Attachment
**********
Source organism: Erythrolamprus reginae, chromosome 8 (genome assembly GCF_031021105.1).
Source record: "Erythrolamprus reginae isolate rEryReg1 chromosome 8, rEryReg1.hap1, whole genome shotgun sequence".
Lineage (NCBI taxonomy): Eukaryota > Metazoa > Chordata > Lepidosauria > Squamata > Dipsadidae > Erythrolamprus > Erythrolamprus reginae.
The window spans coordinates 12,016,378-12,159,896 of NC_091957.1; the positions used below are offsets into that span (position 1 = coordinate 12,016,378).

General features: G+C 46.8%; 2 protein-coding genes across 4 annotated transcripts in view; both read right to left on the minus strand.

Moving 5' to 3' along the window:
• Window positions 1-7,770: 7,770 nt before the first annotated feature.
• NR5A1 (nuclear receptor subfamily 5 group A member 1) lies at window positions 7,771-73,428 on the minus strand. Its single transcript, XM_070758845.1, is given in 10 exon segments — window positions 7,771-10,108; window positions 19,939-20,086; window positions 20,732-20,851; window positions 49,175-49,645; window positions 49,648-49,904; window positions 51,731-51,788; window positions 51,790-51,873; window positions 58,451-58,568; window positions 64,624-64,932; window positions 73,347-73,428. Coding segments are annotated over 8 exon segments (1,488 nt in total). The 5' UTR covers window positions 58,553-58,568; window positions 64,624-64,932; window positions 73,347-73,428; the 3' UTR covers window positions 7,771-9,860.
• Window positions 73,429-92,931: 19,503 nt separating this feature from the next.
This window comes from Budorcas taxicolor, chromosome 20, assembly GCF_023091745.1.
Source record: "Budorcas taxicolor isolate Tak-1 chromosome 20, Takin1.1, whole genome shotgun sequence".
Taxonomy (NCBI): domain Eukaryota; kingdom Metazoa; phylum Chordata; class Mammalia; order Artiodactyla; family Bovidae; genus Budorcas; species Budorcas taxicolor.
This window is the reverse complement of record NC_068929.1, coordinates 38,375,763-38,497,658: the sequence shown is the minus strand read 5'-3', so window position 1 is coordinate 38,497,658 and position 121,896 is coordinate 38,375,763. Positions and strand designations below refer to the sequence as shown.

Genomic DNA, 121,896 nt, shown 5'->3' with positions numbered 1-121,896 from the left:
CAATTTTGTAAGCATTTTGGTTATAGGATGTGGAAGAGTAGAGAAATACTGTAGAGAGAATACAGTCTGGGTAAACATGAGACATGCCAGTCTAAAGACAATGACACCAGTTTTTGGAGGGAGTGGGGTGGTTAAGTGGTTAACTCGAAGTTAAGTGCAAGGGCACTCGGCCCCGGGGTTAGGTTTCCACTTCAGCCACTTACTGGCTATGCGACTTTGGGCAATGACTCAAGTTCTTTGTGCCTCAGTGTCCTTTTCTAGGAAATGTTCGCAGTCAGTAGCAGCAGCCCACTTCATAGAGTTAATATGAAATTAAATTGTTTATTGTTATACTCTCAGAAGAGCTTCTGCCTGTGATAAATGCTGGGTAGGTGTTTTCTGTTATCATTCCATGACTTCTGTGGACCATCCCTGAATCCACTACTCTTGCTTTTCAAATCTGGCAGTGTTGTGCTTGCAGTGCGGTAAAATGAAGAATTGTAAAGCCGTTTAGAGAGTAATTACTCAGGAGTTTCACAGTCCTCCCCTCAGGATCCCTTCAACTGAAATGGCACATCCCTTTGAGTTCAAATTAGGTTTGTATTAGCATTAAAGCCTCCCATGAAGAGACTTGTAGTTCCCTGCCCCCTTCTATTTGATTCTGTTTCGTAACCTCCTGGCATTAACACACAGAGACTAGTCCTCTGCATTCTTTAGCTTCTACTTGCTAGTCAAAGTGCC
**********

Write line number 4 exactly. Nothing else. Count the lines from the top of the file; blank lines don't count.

The window spans coordinates 12,016,378-12,159,896 of NC_091957.1; the positions used below are offsets into that span (position 1 = coordinate 12,016,378).